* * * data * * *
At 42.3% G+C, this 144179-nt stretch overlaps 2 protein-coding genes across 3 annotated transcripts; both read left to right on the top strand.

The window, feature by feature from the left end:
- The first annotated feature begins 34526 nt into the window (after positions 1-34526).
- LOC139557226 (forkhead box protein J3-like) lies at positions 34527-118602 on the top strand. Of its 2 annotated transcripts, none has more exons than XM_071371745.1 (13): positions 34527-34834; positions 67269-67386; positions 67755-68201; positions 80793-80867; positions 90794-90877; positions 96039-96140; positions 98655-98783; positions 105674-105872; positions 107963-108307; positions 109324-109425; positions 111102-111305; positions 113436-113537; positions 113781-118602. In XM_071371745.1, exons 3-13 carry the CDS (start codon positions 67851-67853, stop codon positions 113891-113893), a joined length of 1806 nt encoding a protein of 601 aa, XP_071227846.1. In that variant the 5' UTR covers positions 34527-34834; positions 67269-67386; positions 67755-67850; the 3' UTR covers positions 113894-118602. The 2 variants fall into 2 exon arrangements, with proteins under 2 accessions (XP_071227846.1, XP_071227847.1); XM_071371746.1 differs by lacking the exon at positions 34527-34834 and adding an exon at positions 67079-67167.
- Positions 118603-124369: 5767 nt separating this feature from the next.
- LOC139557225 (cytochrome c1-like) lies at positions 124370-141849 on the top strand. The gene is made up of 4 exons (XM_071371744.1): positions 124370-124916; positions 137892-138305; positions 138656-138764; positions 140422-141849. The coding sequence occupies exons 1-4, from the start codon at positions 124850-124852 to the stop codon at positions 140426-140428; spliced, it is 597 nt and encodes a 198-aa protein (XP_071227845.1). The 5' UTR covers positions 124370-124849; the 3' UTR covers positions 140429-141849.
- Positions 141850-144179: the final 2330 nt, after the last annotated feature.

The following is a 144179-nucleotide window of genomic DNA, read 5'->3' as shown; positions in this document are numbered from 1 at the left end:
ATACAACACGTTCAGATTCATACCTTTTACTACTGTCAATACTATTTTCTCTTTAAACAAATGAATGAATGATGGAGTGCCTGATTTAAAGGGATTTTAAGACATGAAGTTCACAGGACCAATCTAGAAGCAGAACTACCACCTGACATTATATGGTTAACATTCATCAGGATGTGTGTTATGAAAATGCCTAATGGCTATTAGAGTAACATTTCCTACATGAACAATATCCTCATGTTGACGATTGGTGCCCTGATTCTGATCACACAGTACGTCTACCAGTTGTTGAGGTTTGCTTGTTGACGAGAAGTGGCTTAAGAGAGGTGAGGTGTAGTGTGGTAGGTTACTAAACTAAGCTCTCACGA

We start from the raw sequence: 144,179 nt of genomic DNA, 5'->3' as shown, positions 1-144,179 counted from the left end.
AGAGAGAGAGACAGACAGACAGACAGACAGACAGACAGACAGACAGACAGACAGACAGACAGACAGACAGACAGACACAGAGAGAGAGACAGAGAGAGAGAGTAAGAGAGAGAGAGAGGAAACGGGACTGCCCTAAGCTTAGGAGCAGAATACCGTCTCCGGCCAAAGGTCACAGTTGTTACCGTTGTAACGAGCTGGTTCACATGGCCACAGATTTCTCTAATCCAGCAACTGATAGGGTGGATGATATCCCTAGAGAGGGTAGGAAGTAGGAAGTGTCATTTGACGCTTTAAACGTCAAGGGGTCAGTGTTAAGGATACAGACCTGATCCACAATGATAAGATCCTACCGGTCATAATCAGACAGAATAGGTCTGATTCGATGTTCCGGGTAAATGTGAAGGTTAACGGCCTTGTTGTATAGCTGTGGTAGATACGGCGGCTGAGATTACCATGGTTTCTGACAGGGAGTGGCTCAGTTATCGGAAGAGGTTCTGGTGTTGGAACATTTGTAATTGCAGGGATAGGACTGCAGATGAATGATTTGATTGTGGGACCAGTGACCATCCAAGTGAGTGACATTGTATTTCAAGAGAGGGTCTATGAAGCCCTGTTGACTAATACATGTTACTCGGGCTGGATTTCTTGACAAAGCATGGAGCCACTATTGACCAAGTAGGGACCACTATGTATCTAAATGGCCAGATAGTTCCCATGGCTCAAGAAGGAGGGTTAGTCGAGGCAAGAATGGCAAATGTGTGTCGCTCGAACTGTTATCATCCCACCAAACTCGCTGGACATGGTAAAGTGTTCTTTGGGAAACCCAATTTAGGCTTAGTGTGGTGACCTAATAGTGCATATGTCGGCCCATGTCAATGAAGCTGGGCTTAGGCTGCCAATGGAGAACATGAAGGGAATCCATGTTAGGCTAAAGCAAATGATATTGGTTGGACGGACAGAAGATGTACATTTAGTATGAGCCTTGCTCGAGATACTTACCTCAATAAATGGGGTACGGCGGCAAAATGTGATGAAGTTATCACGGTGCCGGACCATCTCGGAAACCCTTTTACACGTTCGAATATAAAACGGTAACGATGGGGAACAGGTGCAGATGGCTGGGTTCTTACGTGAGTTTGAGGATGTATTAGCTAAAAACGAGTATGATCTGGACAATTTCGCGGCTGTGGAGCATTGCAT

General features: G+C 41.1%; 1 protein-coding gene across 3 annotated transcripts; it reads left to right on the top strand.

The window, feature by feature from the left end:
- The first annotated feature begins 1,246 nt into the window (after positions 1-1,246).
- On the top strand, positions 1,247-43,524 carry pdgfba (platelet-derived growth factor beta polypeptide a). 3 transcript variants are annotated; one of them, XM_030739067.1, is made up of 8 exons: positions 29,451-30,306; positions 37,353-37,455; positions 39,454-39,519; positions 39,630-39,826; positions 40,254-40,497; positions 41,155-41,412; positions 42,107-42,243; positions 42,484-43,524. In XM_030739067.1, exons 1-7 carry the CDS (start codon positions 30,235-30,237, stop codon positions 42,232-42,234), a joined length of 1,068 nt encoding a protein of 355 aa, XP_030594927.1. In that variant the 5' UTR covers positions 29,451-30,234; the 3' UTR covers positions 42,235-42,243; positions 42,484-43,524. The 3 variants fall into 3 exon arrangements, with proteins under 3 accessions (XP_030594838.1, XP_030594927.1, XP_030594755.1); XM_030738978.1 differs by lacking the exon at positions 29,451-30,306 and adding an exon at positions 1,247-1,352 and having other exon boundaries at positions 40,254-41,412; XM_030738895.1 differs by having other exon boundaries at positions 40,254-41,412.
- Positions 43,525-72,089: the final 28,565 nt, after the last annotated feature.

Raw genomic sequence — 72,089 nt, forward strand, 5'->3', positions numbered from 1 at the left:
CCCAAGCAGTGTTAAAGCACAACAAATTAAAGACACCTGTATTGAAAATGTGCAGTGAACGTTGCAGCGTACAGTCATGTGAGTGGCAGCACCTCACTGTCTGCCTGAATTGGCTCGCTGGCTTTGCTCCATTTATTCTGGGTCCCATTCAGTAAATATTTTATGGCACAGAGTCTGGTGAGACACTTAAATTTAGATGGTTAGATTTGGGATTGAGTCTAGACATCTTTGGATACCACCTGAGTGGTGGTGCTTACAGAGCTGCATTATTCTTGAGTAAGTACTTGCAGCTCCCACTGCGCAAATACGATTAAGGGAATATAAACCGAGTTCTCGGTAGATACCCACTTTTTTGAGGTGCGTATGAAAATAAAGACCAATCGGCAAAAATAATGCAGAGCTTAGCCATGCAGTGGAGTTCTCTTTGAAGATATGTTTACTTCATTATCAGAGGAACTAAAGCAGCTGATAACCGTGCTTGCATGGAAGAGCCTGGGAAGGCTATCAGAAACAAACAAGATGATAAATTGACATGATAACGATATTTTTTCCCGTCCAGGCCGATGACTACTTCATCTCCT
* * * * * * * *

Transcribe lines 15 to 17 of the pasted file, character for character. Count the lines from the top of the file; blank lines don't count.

- On the top strand, positions 1,247-43,524 carry pdgfba (platelet-derived growth factor beta polypeptide a). 3 transcript variants are annotated; one of them, XM_030739067.1, is made up of 8 exons: positions 29,451-30,306; positions 37,353-37,455; positions 39,454-39,519; positions 39,630-39,826; positions 40,254-40,497; positions 41,155-41,412; positions 42,107-42,243; positions 42,484-43,524. In XM_030739067.1, exons 1-7 carry the CDS (start codon positions 30,235-30,237, stop codon positions 42,232-42,234), a joined length of 1,068 nt encoding a protein of 355 aa, XP_030594927.1. In that variant the 5' UTR covers positions 29,451-30,234; the 3' UTR covers positions 42,235-42,243; positions 42,484-43,524. The 3 variants fall into 3 exon arrangements, with proteins under 3 accessions (XP_030594838.1, XP_030594927.1, XP_030594755.1); XM_030738978.1 differs by lacking the exon at positions 29,451-30,306 and adding an exon at positions 1,247-1,352 and having other exon boundaries at positions 40,254-41,412; XM_030738895.1 differs by having other exon boundaries at positions 40,254-41,412.
- Positions 43,525-72,089: the final 28,565 nt, after the last annotated feature.

Raw genomic sequence — 72,089 nt, forward strand, 5'->3', positions numbered from 1 at the left: